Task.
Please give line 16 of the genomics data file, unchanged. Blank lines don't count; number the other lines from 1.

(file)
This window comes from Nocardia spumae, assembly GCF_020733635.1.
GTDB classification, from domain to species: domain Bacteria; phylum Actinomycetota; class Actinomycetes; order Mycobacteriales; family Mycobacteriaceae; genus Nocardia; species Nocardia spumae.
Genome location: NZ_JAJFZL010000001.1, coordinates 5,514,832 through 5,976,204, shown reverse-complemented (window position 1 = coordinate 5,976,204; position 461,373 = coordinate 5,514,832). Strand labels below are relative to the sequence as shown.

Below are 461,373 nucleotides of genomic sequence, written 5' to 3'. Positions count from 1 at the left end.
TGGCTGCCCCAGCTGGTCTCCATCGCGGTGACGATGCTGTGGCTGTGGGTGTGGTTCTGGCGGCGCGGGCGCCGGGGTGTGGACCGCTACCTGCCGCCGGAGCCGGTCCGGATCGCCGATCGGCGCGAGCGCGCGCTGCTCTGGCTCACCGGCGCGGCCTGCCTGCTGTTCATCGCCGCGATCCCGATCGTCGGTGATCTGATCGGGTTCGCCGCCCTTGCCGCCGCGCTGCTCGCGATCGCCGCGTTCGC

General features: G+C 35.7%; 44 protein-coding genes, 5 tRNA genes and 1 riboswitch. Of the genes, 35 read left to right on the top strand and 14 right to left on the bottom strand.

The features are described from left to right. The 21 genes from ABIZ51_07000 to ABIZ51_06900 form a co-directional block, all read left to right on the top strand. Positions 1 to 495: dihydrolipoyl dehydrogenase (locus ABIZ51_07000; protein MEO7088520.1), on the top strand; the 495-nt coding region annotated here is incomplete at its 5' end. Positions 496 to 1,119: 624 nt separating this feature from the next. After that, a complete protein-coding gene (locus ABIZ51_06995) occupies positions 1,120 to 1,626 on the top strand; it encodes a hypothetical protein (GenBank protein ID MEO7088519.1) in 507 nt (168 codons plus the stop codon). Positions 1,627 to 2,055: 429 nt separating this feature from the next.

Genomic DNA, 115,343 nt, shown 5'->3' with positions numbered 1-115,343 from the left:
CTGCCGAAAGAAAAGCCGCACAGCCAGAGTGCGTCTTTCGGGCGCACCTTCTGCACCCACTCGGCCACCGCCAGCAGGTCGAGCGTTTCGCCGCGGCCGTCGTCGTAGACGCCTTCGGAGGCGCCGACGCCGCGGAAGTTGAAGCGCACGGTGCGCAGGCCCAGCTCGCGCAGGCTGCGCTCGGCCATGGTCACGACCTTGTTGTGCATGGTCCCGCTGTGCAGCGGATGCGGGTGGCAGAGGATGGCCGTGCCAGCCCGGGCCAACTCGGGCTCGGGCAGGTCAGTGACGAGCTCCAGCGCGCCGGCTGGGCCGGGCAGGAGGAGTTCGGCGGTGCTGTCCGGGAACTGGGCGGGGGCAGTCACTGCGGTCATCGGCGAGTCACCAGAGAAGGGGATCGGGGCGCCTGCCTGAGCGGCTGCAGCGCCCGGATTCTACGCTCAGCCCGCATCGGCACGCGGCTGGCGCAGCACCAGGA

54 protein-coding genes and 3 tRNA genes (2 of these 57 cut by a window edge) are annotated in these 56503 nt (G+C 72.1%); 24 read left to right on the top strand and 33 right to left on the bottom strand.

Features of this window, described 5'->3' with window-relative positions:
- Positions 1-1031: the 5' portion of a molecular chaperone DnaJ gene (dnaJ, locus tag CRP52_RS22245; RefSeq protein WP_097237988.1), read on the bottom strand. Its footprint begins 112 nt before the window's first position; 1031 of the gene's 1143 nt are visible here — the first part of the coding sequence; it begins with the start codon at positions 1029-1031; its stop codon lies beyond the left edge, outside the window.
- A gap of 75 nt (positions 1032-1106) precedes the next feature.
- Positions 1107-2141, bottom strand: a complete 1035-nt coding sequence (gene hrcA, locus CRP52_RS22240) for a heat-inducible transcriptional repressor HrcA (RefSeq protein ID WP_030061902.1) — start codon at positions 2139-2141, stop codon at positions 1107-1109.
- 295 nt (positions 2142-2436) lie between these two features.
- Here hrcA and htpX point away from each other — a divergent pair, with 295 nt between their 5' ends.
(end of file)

- Here hrcA and htpX point away from each other — a divergent pair, with 295 nt between their 5' ends.